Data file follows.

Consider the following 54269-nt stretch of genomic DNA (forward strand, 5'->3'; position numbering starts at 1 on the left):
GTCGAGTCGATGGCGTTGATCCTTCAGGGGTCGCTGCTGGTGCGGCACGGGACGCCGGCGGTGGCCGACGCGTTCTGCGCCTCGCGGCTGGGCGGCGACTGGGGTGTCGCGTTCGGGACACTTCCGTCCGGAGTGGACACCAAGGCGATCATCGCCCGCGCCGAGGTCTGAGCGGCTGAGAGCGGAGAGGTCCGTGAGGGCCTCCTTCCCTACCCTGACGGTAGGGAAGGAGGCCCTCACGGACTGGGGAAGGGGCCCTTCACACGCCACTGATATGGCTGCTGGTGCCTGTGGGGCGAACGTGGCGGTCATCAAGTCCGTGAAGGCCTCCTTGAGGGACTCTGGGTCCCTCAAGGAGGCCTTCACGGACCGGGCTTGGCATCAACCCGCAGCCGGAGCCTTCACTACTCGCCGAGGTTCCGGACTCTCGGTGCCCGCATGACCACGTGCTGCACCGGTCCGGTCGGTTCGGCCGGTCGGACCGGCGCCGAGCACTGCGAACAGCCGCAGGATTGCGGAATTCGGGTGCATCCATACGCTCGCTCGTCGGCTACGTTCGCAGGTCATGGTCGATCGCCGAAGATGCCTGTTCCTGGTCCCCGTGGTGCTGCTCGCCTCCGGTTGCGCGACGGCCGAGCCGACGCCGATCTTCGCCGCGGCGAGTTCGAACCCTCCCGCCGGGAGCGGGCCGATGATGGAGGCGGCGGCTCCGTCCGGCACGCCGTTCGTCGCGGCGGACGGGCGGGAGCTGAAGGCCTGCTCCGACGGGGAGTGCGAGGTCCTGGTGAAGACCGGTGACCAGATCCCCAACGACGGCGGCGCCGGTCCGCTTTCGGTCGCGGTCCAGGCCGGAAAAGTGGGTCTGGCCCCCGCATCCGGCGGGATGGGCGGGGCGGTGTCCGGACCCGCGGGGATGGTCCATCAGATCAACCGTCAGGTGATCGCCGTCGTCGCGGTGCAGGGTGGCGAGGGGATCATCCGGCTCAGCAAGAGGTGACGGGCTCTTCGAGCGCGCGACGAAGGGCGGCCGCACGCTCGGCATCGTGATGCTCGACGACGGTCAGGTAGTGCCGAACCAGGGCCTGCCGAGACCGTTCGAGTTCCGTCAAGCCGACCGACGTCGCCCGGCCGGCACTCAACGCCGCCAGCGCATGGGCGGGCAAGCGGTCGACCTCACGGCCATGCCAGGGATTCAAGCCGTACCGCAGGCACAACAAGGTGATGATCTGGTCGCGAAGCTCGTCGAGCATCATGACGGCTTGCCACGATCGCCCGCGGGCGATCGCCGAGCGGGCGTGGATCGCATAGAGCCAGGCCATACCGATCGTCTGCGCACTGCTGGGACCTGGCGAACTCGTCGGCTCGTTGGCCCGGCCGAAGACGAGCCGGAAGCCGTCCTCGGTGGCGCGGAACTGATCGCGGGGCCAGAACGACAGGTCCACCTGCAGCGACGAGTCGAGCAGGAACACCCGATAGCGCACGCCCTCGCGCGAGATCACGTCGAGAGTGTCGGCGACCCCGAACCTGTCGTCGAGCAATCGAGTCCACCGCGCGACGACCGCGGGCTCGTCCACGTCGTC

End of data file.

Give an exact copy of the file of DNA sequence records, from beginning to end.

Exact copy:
Consider the following 54269-nt stretch of genomic DNA (forward strand, 5'->3'; position numbering starts at 1 on the left):
GTCGAGTCGATGGCGTTGATCCTTCAGGGGTCGCTGCTGGTGCGGCACGGGACGCCGGCGGTGGCCGACGCGTTCTGCGCCTCGCGGCTGGGCGGCGACTGGGGTGTCGCGTTCGGGACACTTCCGTCCGGAGTGGACACCAAGGCGATCATCGCCCGCGCCGAGGTCTGAGCGGCTGAGAGCGGAGAGGTCCGTGAGGGCCTCCTTCCCTACCCTGACGGTAGGGAAGGAGGCCCTCACGGACTGGGGAAGGGGCCCTTCACACGCCACTGATATGGCTGCTGGTGCCTGTGGGGCGAACGTGGCGGTCATCAAGTCCGTGAAGGCCTCCTTGAGGGACTCTGGGTCCCTCAAGGAGGCCTTCACGGACCGGGCTTGGCATCAACCCGCAGCCGGAGCCTTCACTACTCGCCGAGGTTCCGGACTCTCGGTGCCCGCATGACCACGTGCTGCACCGGTCCGGTCGGTTCGGCCGGTCGGACCGGCGCCGAGCACTGCGAACAGCCGCAGGATTGCGGAATTCGGGTGCATCCATACGCTCGCTCGTCGGCTACGTTCGCAGGTCATGGTCGATCGCCGAAGATGCCTGTTCCTGGTCCCCGTGGTGCTGCTCGCCTCCGGTTGCGCGACGGCCGAGCCGACGCCGATCTTCGCCGCGGCGAGTTCGAACCCTCCCGCCGGGAGCGGGCCGATGATGGAGGCGGCGGCTCCGTCCGGCACGCCGTTCGTCGCGGCGGACGGGCGGGAGCTGAAGGCCTGCTCCGACGGGGAGTGCGAGGTCCTGGTGAAGACCGGTGACCAGATCCCCAACGACGGCGGCGCCGGTCCGCTTTCGGTCGCGGTCCAGGCCGGAAAAGTGGGTCTGGCCCCCGCATCCGGCGGGATGGGCGGGGCGGTGTCCGGACCCGCGGGGATGGTCCATCAGATCAACCGTCAGGTGATCGCCGTCGTCGCGGTGCAGGGTGGCGAGGGGATCATCCGGCTCAGCAAGAGGTGACGGGCTCTTCGAGCGCGCGACGAAGGGCGGCCGCACGCTCGGCATCGTGATGCTCGACGACGGTCAGGTAGTGCCGAACCAGGGCCTGCCGAGACCGTTCGAGTTCCGTCAAGCCGACCGACGTCGCCCGGCCGGCACTCAACGCCGCCAGCGCATGGGCGGGCAAGCGGTCGACCTCACGGCCATGCCAGGGATTCAAGCCGTACCGCAGGCACAACAAGGTGATGATCTGGTCGCGAAGCTCGTCGAGCATCATGACGGCTTGCCACGATCGCCCGCGGGCGATCGCCGAGCGGGCGTGGATCGCATAGAGCCAGGCCATACCGATCGTCTGCGCACTGCTGGGACCTGGCGAACTCGTCGGCTCGTTGGCCCGGCCGAAGACGAGCCGGAAGCCGTCCTCGGTGGCGCGGAACTGATCGCGGGGCCAGAACGACAGGTCCACCTGCAGCGACGAGTCGAGCAGGAACACCCGATAGCGCACGCCCTCGCGCGAGATCACGTCGAGAGTGTCGGCGACCCCGAACCTGTCGTCGAGCAATCGAGTCCACCGCGCGACGACCGCGGGCTCGTCCACGTCGTC